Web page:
Answers to Questions for the Record Following a Hearing on Approaches to Reducing the Department of Defense’s Compensation Costs

 

On July 26, 2023, the Senate Armed Services Committee’s Subcommittee on Personnel convened a hearing at which David E. Mosher, the Congressional Budget Office’s Director of National Security Analysis, testified about approaches to reducing the Department of Defense’s (DoD’s) compensation costs.1 After the hearing, Senators Joe Manchin III and Dan Sullivan submitted questions for the record. This document provides CBO’s answers. It is available at www.cbo.gov/publication/59506.

Senator Manchin’s Question About Whether CBO Supports Section 902 of the National Defense Authorization Act for Fiscal Year 2024

Question. Mr. Mosher, does the Congressional Budget Office endorse or support section 902 of S.2226, the National Defense Authorization Act (NDAA), and does this include endorsing or supporting this section’s inclusion through the NDAA conference process and within the final version of the Fiscal Year 2024 NDAA?

Answer. CBO’s role is to provide objective, nonpartisan information to support the budget process and to help the Congress make effective budget and economic policy. The agency does not make policy recommendations or take positions on legislation.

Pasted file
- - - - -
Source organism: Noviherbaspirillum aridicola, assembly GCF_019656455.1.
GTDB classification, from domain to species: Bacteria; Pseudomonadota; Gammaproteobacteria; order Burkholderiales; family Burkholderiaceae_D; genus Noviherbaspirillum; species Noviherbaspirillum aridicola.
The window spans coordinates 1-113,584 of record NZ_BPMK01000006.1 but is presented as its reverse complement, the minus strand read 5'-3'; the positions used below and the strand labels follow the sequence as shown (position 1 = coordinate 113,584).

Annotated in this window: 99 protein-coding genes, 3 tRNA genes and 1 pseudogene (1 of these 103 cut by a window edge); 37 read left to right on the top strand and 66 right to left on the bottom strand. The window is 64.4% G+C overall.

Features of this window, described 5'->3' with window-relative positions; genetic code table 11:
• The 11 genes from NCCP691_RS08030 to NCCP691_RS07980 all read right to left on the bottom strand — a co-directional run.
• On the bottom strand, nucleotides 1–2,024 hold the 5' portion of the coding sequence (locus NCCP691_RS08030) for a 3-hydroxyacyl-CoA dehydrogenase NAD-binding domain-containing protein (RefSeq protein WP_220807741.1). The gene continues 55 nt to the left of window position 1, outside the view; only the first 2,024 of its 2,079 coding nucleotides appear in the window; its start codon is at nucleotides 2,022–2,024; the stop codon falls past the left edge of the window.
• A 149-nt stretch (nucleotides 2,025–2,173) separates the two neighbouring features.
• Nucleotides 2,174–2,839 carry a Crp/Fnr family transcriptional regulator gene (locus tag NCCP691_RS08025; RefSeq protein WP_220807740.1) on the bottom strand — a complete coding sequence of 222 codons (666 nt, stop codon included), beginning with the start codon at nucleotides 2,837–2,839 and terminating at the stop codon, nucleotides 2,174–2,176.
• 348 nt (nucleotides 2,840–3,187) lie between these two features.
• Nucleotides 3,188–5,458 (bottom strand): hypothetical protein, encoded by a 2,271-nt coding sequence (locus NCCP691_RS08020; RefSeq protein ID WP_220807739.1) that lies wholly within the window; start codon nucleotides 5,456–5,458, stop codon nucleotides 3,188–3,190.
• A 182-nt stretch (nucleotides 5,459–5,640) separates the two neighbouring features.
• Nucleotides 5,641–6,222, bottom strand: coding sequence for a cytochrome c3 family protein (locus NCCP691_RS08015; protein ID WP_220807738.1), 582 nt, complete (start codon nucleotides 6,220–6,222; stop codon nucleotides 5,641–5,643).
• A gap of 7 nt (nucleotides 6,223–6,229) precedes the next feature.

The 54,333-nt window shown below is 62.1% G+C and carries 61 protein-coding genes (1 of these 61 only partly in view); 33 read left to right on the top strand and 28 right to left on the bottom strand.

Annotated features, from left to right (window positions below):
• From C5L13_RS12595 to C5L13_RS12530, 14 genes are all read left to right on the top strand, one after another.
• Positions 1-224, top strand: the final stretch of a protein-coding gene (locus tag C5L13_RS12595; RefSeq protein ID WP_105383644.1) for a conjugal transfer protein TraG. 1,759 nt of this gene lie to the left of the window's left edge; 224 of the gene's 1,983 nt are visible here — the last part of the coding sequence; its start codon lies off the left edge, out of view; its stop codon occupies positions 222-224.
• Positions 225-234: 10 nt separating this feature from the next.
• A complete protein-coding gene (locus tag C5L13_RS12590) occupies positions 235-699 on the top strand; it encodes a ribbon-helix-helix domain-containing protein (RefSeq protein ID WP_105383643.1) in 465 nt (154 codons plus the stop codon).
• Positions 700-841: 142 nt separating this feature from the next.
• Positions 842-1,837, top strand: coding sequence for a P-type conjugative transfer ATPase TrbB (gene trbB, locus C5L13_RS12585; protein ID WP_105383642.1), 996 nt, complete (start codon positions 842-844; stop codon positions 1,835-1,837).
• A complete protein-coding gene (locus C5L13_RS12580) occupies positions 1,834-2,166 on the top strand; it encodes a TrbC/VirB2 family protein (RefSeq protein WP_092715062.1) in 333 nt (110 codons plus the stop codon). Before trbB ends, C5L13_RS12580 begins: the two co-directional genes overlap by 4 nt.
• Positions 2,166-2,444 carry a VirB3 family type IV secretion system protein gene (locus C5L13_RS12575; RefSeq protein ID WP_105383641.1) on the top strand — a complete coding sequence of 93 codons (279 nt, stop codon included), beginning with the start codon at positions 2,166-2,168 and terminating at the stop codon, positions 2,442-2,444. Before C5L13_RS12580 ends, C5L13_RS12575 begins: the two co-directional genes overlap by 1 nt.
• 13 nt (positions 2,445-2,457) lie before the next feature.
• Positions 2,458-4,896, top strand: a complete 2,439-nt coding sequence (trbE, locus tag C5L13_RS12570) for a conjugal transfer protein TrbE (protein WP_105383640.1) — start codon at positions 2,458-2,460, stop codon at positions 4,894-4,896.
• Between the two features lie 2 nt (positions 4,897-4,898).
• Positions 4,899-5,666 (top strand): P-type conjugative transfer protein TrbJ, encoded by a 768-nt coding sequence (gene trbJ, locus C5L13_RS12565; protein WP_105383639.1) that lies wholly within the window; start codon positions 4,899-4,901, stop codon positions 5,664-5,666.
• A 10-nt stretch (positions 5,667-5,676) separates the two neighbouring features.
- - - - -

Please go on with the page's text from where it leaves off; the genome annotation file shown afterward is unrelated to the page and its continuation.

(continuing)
Senator Sullivan’s Question About How DoD Could Make Its Military Compensation Plan More Understandable to Potential Recruits

Question. [T]he military offers an attractive compensation plan that not only includes a competitive salary but medical and life insurance, housing allowances, and extensive paid leave. In your opinion, what could the DOD do to make the current military compensation plan more understandable to potential recruiting pools?

Answer. Although military personnel are well compensated when compared with their peers in the civilian sector, the structure of DoD’s compensation package is complicated. Its mix of cash, noncash, and deferred compensation (which includes veterans’ benefits) differs significantly from the more straightforward wages or salaries that potential recruits or service members who are contemplating reenlistment might use for comparison. Thus, one concern is that prospective and current members of the military may undervalue the military compensation package. The armed services provide military personnel with an accounting of the value of their compensation each year, but it is not clear how well that information is understood or how it informs members’ decisions about reenlisting.